Description of iShares Currency Hedged MSCI United Kingdom ETF

iShares Currency Hedged MSCI United Kingdom ETF

Statistics of iShares Currency Hedged MSCI United Kingdom ETF (YTD)

What do these metrics mean? [Read More] [Hide]

TotalReturn:

'Total return is the amount of value an investor earns from a security over a specific period, typically one year, when all distributions are reinvested. Total return is expressed as a percentage of the amount invested. For example, a total return of 20% means the security increased by 20% of its original value due to a price increase, distribution of dividends (if a stock), coupons (if a bond) or capital gains (if a fund). Total return is a strong measure of an investment’s overall performance.'

Applying this definition to our asset in some examples:
  • Looking at the total return, or increase in value of % in the last 5 years of iShares Currency Hedged MSCI United Kingdom ETF, we see it is relatively lower, thus worse in comparison to the benchmark SPY (67.9%)
  • During the last 3 years, the total return, or increase in value is 36.8%, which is smaller, thus worse than the value of 46.6% from the benchmark.

CAGR:

'The compound annual growth rate isn't a true return rate, but rather a representational figure. It is essentially a number that describes the rate at which an investment would have grown if it had grown the same rate every year and the profits were reinvested at the end of each year. In reality, this sort of performance is unlikely. However, CAGR can be used to smooth returns so that they may be more easily understood when compared to alternative investments.'

Using this definition on our asset we see for example:
  • Compared with the benchmark SPY (10.9%) in the period of the last 5 years, the annual return (CAGR) of % of iShares Currency Hedged MSCI United Kingdom ETF is lower, thus worse.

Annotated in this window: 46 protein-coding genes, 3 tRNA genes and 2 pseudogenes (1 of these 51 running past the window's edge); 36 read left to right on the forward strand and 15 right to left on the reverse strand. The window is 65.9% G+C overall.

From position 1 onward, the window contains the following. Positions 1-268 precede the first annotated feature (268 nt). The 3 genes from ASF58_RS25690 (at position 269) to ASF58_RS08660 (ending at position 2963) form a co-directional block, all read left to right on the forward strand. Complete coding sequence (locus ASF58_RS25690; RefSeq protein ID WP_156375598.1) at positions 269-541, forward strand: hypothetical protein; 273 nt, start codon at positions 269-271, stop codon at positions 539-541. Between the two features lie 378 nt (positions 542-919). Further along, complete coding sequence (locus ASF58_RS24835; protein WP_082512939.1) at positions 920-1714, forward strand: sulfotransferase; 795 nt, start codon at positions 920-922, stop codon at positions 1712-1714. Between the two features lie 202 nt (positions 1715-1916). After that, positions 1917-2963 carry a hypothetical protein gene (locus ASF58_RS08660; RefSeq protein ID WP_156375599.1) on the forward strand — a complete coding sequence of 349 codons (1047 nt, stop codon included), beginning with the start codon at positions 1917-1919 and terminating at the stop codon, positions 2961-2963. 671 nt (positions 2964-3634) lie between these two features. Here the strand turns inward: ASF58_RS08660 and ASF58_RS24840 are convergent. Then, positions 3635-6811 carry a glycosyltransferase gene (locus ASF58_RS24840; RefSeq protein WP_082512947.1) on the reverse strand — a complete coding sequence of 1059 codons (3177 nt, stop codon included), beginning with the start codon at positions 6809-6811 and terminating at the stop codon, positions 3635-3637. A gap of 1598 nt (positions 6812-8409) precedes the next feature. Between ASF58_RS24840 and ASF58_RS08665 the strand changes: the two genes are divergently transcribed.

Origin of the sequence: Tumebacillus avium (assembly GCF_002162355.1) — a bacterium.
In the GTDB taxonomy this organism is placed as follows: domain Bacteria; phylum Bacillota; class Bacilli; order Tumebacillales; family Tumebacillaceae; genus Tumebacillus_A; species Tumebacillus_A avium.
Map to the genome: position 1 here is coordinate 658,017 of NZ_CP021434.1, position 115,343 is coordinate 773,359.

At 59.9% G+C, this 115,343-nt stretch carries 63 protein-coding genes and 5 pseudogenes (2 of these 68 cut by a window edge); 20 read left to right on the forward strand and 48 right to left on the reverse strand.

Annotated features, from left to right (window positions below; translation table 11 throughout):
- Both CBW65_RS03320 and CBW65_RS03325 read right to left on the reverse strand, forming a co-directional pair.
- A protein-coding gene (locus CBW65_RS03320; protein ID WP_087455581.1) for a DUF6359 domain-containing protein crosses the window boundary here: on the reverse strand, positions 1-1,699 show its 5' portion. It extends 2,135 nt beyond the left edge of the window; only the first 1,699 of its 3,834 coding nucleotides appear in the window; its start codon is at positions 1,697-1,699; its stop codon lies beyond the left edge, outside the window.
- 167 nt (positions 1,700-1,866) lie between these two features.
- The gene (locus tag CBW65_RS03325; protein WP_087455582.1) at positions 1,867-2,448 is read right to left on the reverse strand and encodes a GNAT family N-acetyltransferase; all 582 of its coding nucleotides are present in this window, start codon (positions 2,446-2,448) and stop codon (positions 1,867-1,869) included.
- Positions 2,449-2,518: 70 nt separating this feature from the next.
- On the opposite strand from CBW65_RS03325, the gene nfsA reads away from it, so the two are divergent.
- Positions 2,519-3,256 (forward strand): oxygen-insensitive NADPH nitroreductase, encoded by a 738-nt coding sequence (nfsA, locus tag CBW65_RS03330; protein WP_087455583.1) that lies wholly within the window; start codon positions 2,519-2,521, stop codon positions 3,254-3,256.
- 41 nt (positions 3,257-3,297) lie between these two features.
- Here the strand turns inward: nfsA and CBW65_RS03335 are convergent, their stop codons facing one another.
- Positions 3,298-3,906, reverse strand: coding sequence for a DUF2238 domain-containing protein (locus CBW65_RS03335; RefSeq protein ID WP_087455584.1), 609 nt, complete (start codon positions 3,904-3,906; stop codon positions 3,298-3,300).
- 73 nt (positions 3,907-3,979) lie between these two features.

• During the last 3 years, the compounded annual growth rate (CAGR) is 11%, which is smaller, thus worse than the value of 13.6% from the benchmark.

Volatility:

'Volatility is a rate at which the price of a security increases or decreases for a given set of returns. Volatility is measured by calculating the standard deviation of the annualized returns over a given period of time. It shows the range to which the price of a security may increase or decrease. Volatility measures the risk of a security. It is used in option pricing formula to gauge the fluctuations in the returns of the underlying assets. Volatility indicates the pricing behavior of the security and helps estimate the fluctuations that may happen in a short period of time.'

Which means for our asset as example:
  • The volatility over 5 years of iShares Currency Hedged MSCI United Kingdom ETF is %, which is smaller, thus better compared to the benchmark SPY (13.3%) in the same period.
  • Looking at 30 days standard deviation in of 12% in the period of the last 3 years, we see it is relatively lower, thus better in comparison to SPY (12.5%).

DownVol:

'Downside risk is the financial risk associated with losses. That is, it is the risk of the actual return being below the expected return, or the uncertainty about the magnitude of that difference. Risk measures typically quantify the downside risk, whereas the standard deviation (an example of a deviation risk measure) measures both the upside and downside risk. Specifically, downside risk in our definition is the semi-deviation, that is the standard deviation of all negative returns.'

Using this definition on our asset we see for example:
  • Looking at the downside volatility of % in the last 5 years of iShares Currency Hedged MSCI United Kingdom ETF, we see it is relatively smaller, thus better in comparison to the benchmark SPY (14.6%)
  • Looking at downside deviation in of 13% in the period of the last 3 years, we see it is relatively smaller, thus better in comparison to SPY (14.2%).

Sharpe:

'The Sharpe ratio (also known as the Sharpe index, the Sharpe measure, and the reward-to-variability ratio) is a way to examine the performance of an investment by adjusting for its risk. The ratio measures the excess return (or risk premium) per unit of deviation in an investment asset or a trading strategy, typically referred to as risk, named after William F. Sharpe.'

Applying this definition to our asset in some examples:
  • The risk / return profile (Sharpe) over 5 years of iShares Currency Hedged MSCI United Kingdom ETF is , which is smaller, thus worse compared to the benchmark SPY (0.64) in the same period.
  • Looking at ratio of return and volatility (Sharpe) in of 0.71 in the period of the last 3 years, we see it is relatively smaller, thus worse in comparison to SPY (0.89).

Sortino: